I wonder if expressing sexuality by being promiscuous or sleeping with anyone you fancy is proof of how powerful you are. What these notions serve to do is to further widen the circle of what is and isn’t allowed sexually and now we have people who love to be sexually intimate with children and give valid reasons for their stand.

What do we do?
What is the solution?

I cannot give one specific solution, but with this article I would love to speak to parents; African parents especially.

Too many parents have an authoritarian relationship with their kids. The child is not allowed to relate with the father and mother as friends. The poor kid keeps looking for love in different places and when hurt, cannot even tell mommy and daddy because mommy and daddy are too busy with other things to bother about them.

There is nothing wrong with cultivating a friendship with your child.

Some African parents raise up children with an unspoken clause – unspoken but it’s there anyway.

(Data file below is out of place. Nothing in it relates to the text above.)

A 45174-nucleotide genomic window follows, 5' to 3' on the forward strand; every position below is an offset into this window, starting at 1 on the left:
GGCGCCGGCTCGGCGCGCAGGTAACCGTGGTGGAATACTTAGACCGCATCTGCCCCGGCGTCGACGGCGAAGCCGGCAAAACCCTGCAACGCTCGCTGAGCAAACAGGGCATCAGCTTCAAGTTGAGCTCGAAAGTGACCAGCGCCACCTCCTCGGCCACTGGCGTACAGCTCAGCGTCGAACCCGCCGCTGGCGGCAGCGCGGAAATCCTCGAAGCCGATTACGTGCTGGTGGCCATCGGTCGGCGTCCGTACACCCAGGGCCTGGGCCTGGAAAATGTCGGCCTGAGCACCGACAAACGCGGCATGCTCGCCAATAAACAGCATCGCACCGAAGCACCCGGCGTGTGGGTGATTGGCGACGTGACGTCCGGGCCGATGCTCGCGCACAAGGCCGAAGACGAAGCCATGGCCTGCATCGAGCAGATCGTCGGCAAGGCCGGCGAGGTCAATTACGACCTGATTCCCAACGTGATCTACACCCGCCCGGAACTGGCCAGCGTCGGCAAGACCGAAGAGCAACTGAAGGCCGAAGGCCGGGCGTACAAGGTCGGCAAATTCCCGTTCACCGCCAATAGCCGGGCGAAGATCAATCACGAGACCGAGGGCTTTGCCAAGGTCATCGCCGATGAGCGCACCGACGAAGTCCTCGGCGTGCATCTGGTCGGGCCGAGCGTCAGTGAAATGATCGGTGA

The clause is “when you do good we are behind you but if you ever do anything bad, we will wash our hands off of you”-
Unconditional love that makes the child shy away from daddy and mommy when he feels like he has failed.

There are all sorts of reasons that will make a child blame himself if he is abused and when that sets in, he would feel reticent about telling daddy because daddy may never love him again.

God has made children to crave approval from their parents, especially the father.

A child draws something at school and cannot wait to show his dad at home. He wants to hear “well done”. This power God has given to parents have not truly been understood and wielded to the benefit of the child.

If parents would draw their kids closer; if they would ditch the authoritarian mentality that has been passed down from generation, perhaps children would be able to become friends with their parents, enough to tell them anything, including child abuse.

Are you a parent right now? Do you know if you are simply reliving how you were brought up under a dictatorial home with your own child?